SPLC commends PA principal for reversing censorship decision

Censorship Alert

05/18/2023 UPDATE: Conestoga High School Principal Amy Mesinger met with The Spoke editorial board on May 11, alerting them that the school would no longer censor the student journalists’ content and allow the senior destinations map as intended. The map is set to print on June 5. 

The Student Press Law Center has been working closely with The Spoke to resolve this issue and commends the principal’s decision, though the school should never have threatened to censor the students in the first place. 

The SPLC team will continue monitoring threats to student press freedom in Pennsylvania, and working with the brave student advocates in the state — including The Spoke opinion editor Shreya Vaidhyanathan and news editor Ben Shapiro — to pass New Voices legislation that would protect The Spoke and other PA student journalists from this type of censorship in the future.

“The reversal of this censorship is a victory, but it should never have happened,” SPLC Executive Director Gary Green said. “No student journalist should have to balance finishing their homework and studying for tests with fighting to reverse censorship of their hard work. SPLC is proud to stand alongside these students as they bring New Voices protections to Pennsylvania, and to have the backs of all other student journalists facing censorship.”

For more information on New Voices Pennsylvania or to join the fight to end student media censorship in Pennsylvania, learn more here or email panewvoices@gmail.com.

05/09/2023 SPLC and partners demand PA principal reverse censorship decision: The Student Press Law Center worked closely with Foundation for Individual Rights and Expression, Journalism Education Association and the Pennsylvania School Press Association to send a letter to the principal or Conestoga High School in Pennsylvania admonishing the school’s recent censorship of the student newspaper, The Spoke, and demanding they allow the students to publish the senior destinations map as intended.

Read the full letter below or view as a PDF.

May 9, 2023

Dr. Amy Meisinger, Principal
Conestoga High School
200 Irish Road
Berwyn, Pennsylvania 19312

Sent via U.S. Mail and Electronic Mail {meisingera@tesd.net)

Dear Dr. Meisinger:

FIRE’s Student Press Freedom Initiative, 1 The Foundation for Individual Rights and Expression (FIRE) is a nonpartisan, nonprofit dedicated to defending freedom of expression. Founded in 1999 as the Foundation for Individual Rights in Education, FIRE’s sole focus before the expansion of our mission in June 2022 was defending student and faculty rights at our nation’s colleges and universities. FIRE’sStudent Press Freedom Initiative (SPFI) defends free press on campus by advocating for the rights of student journalists across the country. the Journalism Education Association,2 The Journalism Education Association (JEA) supports free and responsible scholastic journalism by providing resources and educational opportunities, by promoting professionalism, by encouraging and rewarding student excellence and teacher achievement, and by fostering an atmosphere which encompasses diversity yet builds unity. the Pennsylvania School Press Association,3 The Pennsylvania School Press Association (PSPA) recognizes and supports student journalism programs in Pennsylvania through regional and statewide competitions, publication critiques, awards and recognition, mentorship for advisers, and other resources. The mission of PSPA is to promote excellence and responsibility in scholastic journalism through developing students who possess sound journalism skills, demonstrate ethical decision making and recognize, uphold, and advocate First Amendment rights through responsible citizenship and informed media consumption. and the Student Press Law Center4Founded in 1974, the Student Press Law Center (SPLC) is the nation’s onlylegal assistance agency devoted exclusively to supporting, defending, and educating high school and college journalists about the rights and responsibilities embodied in the First Amendment and supporting the student news media in covering important issues free from censorship. The SPLC is a nonpartisan, nonprofit organization. are concerned that Conestoga High School is prohibiting The Spoke student newspaper from publishing its annual senior destinations map. This act of censorship defies district policy governing the relationship between school administration and student media, not to mention the First Amendment. As such, Conestoga must allow The Spoke to publish its senior destinations map without threat of adverse action.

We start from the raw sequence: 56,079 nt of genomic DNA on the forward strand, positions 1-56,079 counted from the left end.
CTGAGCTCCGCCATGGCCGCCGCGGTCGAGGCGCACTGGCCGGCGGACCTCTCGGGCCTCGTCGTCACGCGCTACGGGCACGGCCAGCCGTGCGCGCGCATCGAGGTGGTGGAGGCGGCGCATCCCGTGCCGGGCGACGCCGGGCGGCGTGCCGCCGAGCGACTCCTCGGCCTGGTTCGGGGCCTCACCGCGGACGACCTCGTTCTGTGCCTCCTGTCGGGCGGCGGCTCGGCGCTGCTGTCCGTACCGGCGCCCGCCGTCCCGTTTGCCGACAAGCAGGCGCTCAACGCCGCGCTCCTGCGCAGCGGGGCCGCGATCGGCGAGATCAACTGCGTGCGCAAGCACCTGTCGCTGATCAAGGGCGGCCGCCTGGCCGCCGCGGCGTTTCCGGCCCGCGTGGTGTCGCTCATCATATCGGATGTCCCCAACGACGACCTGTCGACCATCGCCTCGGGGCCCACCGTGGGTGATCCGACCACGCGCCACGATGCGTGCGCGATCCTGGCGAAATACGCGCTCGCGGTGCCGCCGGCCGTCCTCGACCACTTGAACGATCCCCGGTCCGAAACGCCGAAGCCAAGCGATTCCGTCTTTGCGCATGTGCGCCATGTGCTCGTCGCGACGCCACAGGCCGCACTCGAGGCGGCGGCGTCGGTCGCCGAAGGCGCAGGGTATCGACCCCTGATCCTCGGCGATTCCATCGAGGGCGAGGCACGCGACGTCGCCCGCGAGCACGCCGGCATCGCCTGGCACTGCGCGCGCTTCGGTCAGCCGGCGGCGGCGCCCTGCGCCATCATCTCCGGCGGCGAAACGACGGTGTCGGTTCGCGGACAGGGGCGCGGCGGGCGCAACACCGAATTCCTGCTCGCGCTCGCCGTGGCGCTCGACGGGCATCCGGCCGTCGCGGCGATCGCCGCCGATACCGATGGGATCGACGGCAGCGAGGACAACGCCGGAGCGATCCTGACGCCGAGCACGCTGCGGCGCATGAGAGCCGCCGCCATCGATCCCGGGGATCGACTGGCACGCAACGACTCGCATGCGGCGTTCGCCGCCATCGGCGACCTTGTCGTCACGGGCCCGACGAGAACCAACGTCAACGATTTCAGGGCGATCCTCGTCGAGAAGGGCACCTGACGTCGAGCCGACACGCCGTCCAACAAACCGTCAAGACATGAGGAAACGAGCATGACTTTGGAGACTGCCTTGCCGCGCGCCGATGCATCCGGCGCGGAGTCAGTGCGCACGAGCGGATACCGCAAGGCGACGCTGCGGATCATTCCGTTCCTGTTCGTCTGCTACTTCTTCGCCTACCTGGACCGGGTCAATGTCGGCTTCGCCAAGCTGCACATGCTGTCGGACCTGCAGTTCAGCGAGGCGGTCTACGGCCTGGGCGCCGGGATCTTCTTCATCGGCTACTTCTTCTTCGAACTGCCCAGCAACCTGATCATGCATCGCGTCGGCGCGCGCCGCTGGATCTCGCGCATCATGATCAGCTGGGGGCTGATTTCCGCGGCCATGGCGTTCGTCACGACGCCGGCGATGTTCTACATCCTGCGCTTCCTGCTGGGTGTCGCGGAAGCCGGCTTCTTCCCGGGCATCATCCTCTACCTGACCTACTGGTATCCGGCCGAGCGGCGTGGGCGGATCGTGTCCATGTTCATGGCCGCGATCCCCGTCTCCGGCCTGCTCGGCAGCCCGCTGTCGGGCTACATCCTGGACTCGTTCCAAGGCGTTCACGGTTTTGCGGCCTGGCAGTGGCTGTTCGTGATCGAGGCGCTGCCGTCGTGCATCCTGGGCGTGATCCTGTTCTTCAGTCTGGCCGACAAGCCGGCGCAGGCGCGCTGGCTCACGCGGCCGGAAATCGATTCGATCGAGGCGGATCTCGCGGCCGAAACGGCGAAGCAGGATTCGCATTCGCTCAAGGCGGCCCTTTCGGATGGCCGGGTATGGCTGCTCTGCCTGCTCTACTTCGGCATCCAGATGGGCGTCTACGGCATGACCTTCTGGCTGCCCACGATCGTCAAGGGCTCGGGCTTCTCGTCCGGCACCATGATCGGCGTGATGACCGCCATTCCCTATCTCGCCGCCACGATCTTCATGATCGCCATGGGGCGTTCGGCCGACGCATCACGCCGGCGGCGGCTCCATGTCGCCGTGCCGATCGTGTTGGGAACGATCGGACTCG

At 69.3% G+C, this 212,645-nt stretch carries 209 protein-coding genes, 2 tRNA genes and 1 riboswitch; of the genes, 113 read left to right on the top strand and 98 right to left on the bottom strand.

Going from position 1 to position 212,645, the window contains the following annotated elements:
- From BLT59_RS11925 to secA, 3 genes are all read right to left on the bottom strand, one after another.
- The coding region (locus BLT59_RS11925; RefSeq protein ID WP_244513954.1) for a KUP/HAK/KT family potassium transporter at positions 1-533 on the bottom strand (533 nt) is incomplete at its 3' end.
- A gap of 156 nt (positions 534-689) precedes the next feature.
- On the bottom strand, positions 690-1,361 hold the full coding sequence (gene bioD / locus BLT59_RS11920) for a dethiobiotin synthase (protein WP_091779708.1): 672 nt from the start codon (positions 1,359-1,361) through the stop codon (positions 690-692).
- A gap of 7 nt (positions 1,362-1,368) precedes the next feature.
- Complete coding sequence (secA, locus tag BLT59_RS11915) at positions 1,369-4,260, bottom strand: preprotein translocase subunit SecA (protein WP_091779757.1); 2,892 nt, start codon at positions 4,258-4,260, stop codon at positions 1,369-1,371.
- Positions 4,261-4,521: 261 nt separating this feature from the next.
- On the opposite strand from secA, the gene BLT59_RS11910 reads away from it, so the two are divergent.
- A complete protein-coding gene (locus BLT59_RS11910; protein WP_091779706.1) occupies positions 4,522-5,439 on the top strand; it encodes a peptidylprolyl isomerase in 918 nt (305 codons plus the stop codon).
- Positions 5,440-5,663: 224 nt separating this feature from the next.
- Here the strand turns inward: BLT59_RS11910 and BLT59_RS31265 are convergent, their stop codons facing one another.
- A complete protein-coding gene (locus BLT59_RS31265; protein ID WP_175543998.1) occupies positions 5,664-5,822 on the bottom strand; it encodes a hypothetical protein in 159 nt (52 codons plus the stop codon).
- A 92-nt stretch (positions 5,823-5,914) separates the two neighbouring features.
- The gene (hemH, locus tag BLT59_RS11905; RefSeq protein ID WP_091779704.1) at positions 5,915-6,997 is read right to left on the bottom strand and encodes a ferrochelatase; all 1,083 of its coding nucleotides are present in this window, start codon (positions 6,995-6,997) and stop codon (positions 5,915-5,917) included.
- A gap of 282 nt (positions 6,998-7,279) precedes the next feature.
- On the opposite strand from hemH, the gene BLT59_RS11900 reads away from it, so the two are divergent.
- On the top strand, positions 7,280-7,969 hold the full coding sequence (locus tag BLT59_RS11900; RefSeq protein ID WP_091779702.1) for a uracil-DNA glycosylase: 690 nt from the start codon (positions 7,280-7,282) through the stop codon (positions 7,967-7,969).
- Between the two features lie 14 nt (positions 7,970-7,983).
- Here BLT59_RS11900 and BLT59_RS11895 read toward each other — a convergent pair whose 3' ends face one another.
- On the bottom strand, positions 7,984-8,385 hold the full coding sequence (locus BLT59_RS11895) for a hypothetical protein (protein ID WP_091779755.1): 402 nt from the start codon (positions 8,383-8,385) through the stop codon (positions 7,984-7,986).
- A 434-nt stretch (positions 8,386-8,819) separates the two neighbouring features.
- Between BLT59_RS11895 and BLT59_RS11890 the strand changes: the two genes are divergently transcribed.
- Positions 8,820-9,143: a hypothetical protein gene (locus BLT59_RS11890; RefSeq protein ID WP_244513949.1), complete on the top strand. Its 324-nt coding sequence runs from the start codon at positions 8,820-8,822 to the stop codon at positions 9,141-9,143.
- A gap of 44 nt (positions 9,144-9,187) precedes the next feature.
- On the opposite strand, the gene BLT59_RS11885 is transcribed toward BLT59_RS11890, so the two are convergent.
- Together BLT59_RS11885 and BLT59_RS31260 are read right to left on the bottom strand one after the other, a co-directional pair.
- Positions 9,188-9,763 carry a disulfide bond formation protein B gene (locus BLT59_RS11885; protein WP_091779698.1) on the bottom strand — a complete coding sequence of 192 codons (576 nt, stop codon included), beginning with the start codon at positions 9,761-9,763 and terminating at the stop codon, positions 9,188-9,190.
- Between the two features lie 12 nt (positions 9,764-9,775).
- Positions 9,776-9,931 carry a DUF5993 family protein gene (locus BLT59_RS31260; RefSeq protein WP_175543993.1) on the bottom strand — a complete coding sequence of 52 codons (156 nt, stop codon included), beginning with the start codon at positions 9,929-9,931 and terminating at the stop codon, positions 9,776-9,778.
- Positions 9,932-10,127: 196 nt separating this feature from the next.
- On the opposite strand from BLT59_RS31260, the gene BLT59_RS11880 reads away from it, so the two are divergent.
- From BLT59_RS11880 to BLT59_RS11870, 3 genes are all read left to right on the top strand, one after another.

I. Conestoga Administration Forbids Publication of Senior Destination Map

The Spoke, CHS’s student-run newspaper, has published a senior destination map in its final issue each year since the 1960s.5See, e.g., Many Seniors to Attend College, THE CONESTOGA SPOKE, Jun. 11, 1964, at 6 (available at http://spoke.advantage-preservation.com/viewer/?i=f&by=1964&bdd=1960&d=01011952-%2012312022&fn=conestoga_spoke_usa_pennsylvania_berwyn_19640611_english_6&df=41&dt=50&cid=3006). This recitation of facts is based on our current understanding. We appreciate that you may have additional information to offer and invite you to share it with us. The map reflects what graduating seniors—including those entering college, entering vocational school, beginning a military career, taking a gap year, starting an apprenticeship, or pursuing other post-graduation options—will be doing the next year. As The Spoke editors have explained, this map is in many ways the newspaper’s final act in chronicling the history of the graduating class, whose story they have told for four years. In addition to normal distribution channels, this map has also traditionally been sold at the school’s graduation ceremony. The Spoke collects the information used to create the map via a survey distributed to the senior class. The survey is conducted entirely by student editorial staff and is fully voluntary. Students wishing not to have their information included may simply abstain from responding. The map has included—and will include this year—an editorial note explaining that the map only includes information about those who responded and does not include all student destinations.